In brief

As the COVID-19 pandemic stretched across the globe, companies shifted to remote working environments and many reduced staff, all without much of an opportunity to prepare. The past two months have presented a serious threat to data security, including the most vulnerable financial data, personal data of employees and customers, and trade secrets. These risks cut across all sectors — financial services, industrial manufacturers, health care, and professional services. Recent experience confirms that an effective information security strategy should target these most-common threats: phishing, data sprawl, and employee mobility/redundancies.

How to Protect Your Company

Take a holistic approach to threat mitigation and data loss prevention in the face of increased risks. Such an approach must account for data protection, intellectual property (including trade secrets), and employment law. Here are the action items in these uncertain times to help address and mitigate the legal and regulatory risks:


Continue Reading International: Initial Lessons Learned as COVID-19 Exposes Critical Gaps in Information Security

Welcome to Baker McKenzie’s Labor and Employment video chat series! In these quick and bite-sized video chats, our employment partners team up with practitioners in various areas of law to discuss the most pressing issues for employers navigating the return to work.

This series builds on our recent client alert and webinar on reopening for

2019 kept US employers on their toes. From intensifying scrutiny of independent contractor relationships, data privacy changes, and hostility to arbitration agreements to continued pressure to examine pay data, increasing employee activism and politically charged discourse in the workplace, it has been a busy year!

Click here to continue reading the US Employment Law Digest.

As we previously reported, in January, in Rosenbach v. Six Flags Entertainment Corp., the Illinois Supreme Court held that a plaintiff need not plead an actual injury beyond a per se statutory violation to state a claim for statutory liquidated damages or injunctive relief under the Illinois Biometric Privacy Act (BIPA).

(By way of reminder, the Illinois BIPA prohibits gathering biometric data such as fingerprints without notice and consent. It also requires data collectors adopt a written policy and a destruction policy for data which is no longer required.)

In the wake of Rosenbach, dozens more class actions have been filed in Illinois state courts. Following Rosenbach,plaintiffs can seek injunctive relief and statutory penalties under the BIPA on a class-wide basis. Despite the flurry of activity by the plaintiff’s bar over the past several years, Illinois courts have only recently started addressing such claims. The rulings since Rosenbach demonstrate a strong commitment not to deviate from the Illinois Supreme Court’s holding.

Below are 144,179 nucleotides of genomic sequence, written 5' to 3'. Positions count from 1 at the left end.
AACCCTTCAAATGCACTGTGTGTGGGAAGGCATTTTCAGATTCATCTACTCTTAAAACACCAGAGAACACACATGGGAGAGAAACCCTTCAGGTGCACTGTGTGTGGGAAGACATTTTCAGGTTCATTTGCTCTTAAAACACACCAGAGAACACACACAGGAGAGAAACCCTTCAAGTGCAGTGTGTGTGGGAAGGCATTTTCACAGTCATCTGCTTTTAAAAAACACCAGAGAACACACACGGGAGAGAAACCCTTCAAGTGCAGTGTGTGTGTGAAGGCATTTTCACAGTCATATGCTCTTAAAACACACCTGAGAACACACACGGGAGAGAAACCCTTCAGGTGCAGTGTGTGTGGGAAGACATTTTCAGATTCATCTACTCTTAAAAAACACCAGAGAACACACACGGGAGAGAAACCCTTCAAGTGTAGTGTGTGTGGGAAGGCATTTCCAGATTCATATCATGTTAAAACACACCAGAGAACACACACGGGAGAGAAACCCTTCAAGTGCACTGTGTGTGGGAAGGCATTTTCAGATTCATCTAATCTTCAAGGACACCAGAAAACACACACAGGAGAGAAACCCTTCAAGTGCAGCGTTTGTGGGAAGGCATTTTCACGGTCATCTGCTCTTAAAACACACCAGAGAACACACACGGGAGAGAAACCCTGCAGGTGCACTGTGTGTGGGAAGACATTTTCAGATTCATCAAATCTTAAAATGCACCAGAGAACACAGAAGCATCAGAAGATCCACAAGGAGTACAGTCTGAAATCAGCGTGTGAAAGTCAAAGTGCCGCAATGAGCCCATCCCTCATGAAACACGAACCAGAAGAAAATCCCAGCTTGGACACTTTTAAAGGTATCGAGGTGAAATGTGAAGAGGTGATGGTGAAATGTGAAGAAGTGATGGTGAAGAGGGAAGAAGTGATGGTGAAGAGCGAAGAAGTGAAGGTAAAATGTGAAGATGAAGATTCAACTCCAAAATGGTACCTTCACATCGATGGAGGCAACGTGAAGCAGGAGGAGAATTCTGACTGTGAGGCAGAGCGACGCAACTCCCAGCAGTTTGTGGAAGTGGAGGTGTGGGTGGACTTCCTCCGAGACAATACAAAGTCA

Continue Reading BIPA After Rosenbach — A Broad Interpretation By Illinois Courts

Many viewed the highly anticipated coming into force of the European Union’s General Data Protection Regulation (GDPR) on May 25, 2018 as the “finish line” for the marathon efforts towards privacy compliance that took place in the months running up to this date. In reality, however, this date should be treated instead as a “starting

By now, you have no doubt heard about the passage of the California Consumer Privacy Act of 2018, going into effect January 1, 2020. This new privacy legislation will force many companies – whether headquartered in or out of California – into compliance with several onerous requirements. Some have called it California’s answer to the (notorious) GDPR. But what does this mean from an employment perspective?

It means that despite the title, the Act extends certain protections to California employees because it defines “consumer” as “any natural person who is a California resident.” Therefore, regardless of where your company is located, if it employs at least one individual who is living or domiciled in the state and also meets one of the thresholds below, it must comply at least with regard to all California residents, including employees.


Continue Reading Yes, The California Consumer Privacy Act Covers California-Based Employees

(With special thanks to our Global Equity Services team and Lothar Determann for collaborating on this post.)

One month from today, on May 25, 2018, the European Union (EU) General Data Protection Regulation (GDPR) will go into effect. In light of this, we have been recommending companies review their data privacy policies and practices in the context of equity plan participation and update their share plan documents. In the final month, we want to highlight these items again and encourage you to make sure your company’s equity programs are ready for the GDPR.


Continue Reading Countdown to GDPR… Are Your Equity Plans Ready?